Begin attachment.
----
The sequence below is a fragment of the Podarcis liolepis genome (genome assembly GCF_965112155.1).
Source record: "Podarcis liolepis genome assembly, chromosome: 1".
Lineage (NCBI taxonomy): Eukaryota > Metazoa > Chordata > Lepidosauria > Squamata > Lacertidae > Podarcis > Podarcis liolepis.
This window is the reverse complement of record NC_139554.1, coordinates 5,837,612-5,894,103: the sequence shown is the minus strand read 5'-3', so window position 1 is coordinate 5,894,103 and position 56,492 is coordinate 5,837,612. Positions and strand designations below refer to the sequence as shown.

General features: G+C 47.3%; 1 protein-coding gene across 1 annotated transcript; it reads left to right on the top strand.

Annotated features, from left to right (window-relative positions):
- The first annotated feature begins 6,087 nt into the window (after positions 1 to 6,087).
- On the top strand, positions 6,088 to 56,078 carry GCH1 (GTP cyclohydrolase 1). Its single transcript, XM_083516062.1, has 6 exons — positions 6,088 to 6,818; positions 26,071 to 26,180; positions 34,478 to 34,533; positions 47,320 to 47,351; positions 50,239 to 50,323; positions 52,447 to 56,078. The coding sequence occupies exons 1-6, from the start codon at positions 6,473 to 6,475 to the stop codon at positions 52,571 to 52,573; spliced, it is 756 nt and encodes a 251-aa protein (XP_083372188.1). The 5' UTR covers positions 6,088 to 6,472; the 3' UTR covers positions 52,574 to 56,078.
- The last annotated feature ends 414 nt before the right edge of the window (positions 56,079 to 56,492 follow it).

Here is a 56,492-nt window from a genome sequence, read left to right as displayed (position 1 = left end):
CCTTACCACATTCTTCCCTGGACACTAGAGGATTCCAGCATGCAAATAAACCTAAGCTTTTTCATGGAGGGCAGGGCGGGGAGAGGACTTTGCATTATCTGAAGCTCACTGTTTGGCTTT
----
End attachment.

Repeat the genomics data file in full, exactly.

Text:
The sequence below is a fragment of the Podarcis liolepis genome (genome assembly GCF_965112155.1).
Source record: "Podarcis liolepis genome assembly, chromosome: 1".
Lineage (NCBI taxonomy): Eukaryota > Metazoa > Chordata > Lepidosauria > Squamata > Lacertidae > Podarcis > Podarcis liolepis.
This window is the reverse complement of record NC_139554.1, coordinates 5,837,612-5,894,103: the sequence shown is the minus strand read 5'-3', so window position 1 is coordinate 5,894,103 and position 56,492 is coordinate 5,837,612. Positions and strand designations below refer to the sequence as shown.

General features: G+C 47.3%; 1 protein-coding gene across 1 annotated transcript; it reads left to right on the top strand.

Annotated features, from left to right (window-relative positions):
- The first annotated feature begins 6,087 nt into the window (after positions 1 to 6,087).
- On the top strand, positions 6,088 to 56,078 carry GCH1 (GTP cyclohydrolase 1). Its single transcript, XM_083516062.1, has 6 exons — positions 6,088 to 6,818; positions 26,071 to 26,180; positions 34,478 to 34,533; positions 47,320 to 47,351; positions 50,239 to 50,323; positions 52,447 to 56,078. The coding sequence occupies exons 1-6, from the start codon at positions 6,473 to 6,475 to the stop codon at positions 52,571 to 52,573; spliced, it is 756 nt and encodes a 251-aa protein (XP_083372188.1). The 5' UTR covers positions 6,088 to 6,472; the 3' UTR covers positions 52,574 to 56,078.
- The last annotated feature ends 414 nt before the right edge of the window (positions 56,079 to 56,492 follow it).

Here is a 56,492-nt window from a genome sequence, read left to right as displayed (position 1 = left end):
CCTTACCACATTCTTCCCTGGACACTAGAGGATTCCAGCATGCAAATAAACCTAAGCTTTTTCATGGAGGGCAGGGCGGGGAGAGGACTTTGCATTATCTGAAGCTCACTGTTTGGCTTT